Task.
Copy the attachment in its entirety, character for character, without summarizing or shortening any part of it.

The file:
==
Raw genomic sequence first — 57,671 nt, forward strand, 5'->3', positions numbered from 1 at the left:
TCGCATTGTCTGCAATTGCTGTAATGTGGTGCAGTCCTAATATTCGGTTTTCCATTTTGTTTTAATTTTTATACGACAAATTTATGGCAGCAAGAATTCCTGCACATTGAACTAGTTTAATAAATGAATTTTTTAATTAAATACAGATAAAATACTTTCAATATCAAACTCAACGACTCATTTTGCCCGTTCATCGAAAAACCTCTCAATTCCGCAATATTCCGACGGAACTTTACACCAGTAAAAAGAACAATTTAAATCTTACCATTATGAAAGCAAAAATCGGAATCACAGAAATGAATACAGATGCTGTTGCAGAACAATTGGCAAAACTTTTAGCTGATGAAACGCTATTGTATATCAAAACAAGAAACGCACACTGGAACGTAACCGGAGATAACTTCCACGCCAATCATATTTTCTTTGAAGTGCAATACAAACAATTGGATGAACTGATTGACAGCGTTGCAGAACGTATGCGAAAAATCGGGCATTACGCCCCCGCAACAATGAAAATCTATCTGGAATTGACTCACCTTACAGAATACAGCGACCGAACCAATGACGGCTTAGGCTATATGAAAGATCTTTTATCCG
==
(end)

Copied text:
Raw genomic sequence first — 57,671 nt, forward strand, 5'->3', positions numbered from 1 at the left:
TCGCATTGTCTGCAATTGCTGTAATGTGGTGCAGTCCTAATATTCGGTTTTCCATTTTGTTTTAATTTTTATACGACAAATTTATGGCAGCAAGAATTCCTGCACATTGAACTAGTTTAATAAATGAATTTTTTAATTAAATACAGATAAAATACTTTCAATATCAAACTCAACGACTCATTTTGCCCGTTCATCGAAAAACCTCTCAATTCCGCAATATTCCGACGGAACTTTACACCAGTAAAAAGAACAATTTAAATCTTACCATTATGAAAGCAAAAATCGGAATCACAGAAATGAATACAGATGCTGTTGCAGAACAATTGGCAAAACTTTTAGCTGATGAAACGCTATTGTATATCAAAACAAGAAACGCACACTGGAACGTAACCGGAGATAACTTCCACGCCAATCATATTTTCTTTGAAGTGCAATACAAACAATTGGATGAACTGATTGACAGCGTTGCAGAACGTATGCGAAAAATCGGGCATTACGCCCCCGCAACAATGAAAATCTATCTGGAATTGACTCACCTTACAGAATACAGCGACCGAACCAATGACGGCTTAGGCTATATGAAAGATCTTTTATCCG